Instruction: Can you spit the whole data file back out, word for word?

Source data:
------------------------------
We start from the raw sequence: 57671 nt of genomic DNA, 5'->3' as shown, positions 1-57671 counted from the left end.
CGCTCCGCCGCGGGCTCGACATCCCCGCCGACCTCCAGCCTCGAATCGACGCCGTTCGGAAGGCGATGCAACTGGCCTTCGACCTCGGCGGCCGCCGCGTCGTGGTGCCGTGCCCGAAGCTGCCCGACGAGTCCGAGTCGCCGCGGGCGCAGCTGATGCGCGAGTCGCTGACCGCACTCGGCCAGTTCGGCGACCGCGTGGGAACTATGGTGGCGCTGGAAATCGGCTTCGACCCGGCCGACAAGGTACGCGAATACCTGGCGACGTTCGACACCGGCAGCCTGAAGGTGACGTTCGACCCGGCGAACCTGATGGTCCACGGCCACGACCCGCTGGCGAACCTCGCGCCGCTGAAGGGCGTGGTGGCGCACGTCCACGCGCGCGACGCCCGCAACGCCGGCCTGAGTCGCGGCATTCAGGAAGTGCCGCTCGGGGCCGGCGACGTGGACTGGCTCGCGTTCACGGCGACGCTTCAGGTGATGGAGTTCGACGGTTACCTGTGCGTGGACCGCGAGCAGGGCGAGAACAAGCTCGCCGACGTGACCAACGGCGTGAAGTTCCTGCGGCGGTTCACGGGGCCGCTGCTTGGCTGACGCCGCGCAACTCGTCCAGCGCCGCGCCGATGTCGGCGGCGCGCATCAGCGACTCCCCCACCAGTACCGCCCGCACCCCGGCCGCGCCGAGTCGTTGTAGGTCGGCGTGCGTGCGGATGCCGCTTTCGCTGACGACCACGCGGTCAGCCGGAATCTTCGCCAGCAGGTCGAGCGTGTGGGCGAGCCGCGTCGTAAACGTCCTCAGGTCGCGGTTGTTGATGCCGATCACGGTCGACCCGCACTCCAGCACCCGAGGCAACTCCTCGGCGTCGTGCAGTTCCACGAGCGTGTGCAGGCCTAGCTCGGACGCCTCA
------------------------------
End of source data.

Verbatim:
We start from the raw sequence: 57671 nt of genomic DNA, 5'->3' as shown, positions 1-57671 counted from the left end.
CGCTCCGCCGCGGGCTCGACATCCCCGCCGACCTCCAGCCTCGAATCGACGCCGTTCGGAAGGCGATGCAACTGGCCTTCGACCTCGGCGGCCGCCGCGTCGTGGTGCCGTGCCCGAAGCTGCCCGACGAGTCCGAGTCGCCGCGGGCGCAGCTGATGCGCGAGTCGCTGACCGCACTCGGCCAGTTCGGCGACCGCGTGGGAACTATGGTGGCGCTGGAAATCGGCTTCGACCCGGCCGACAAGGTACGCGAATACCTGGCGACGTTCGACACCGGCAGCCTGAAGGTGACGTTCGACCCGGCGAACCTGATGGTCCACGGCCACGACCCGCTGGCGAACCTCGCGCCGCTGAAGGGCGTGGTGGCGCACGTCCACGCGCGCGACGCCCGCAACGCCGGCCTGAGTCGCGGCATTCAGGAAGTGCCGCTCGGGGCCGGCGACGTGGACTGGCTCGCGTTCACGGCGACGCTTCAGGTGATGGAGTTCGACGGTTACCTGTGCGTGGACCGCGAGCAGGGCGAGAACAAGCTCGCCGACGTGACCAACGGCGTGAAGTTCCTGCGGCGGTTCACGGGGCCGCTGCTTGGCTGACGCCGCGCAACTCGTCCAGCGCCGCGCCGATGTCGGCGGCGCGCATCAGCGACTCCCCCACCAGTACCGCCCGCACCCCGGCCGCGCCGAGTCGTTGTAGGTCGGCGTGCGTGCGGATGCCGCTTTCGCTGACGACCACGCGGTCAGCCGGAATCTTCGCCAGCAGGTCGAGCGTGTGGGCGAGCCGCGTCGTAAACGTCCTCAGGTCGCGGTTGTTGATGCCGATCACGGTCGACCCGCACTCCAGCACCCGAGGCAACTCCTCGGCGTCGTGCAGTTCCACGAGCGTGTGCAGGCCTAGCTCGGACGCCTCA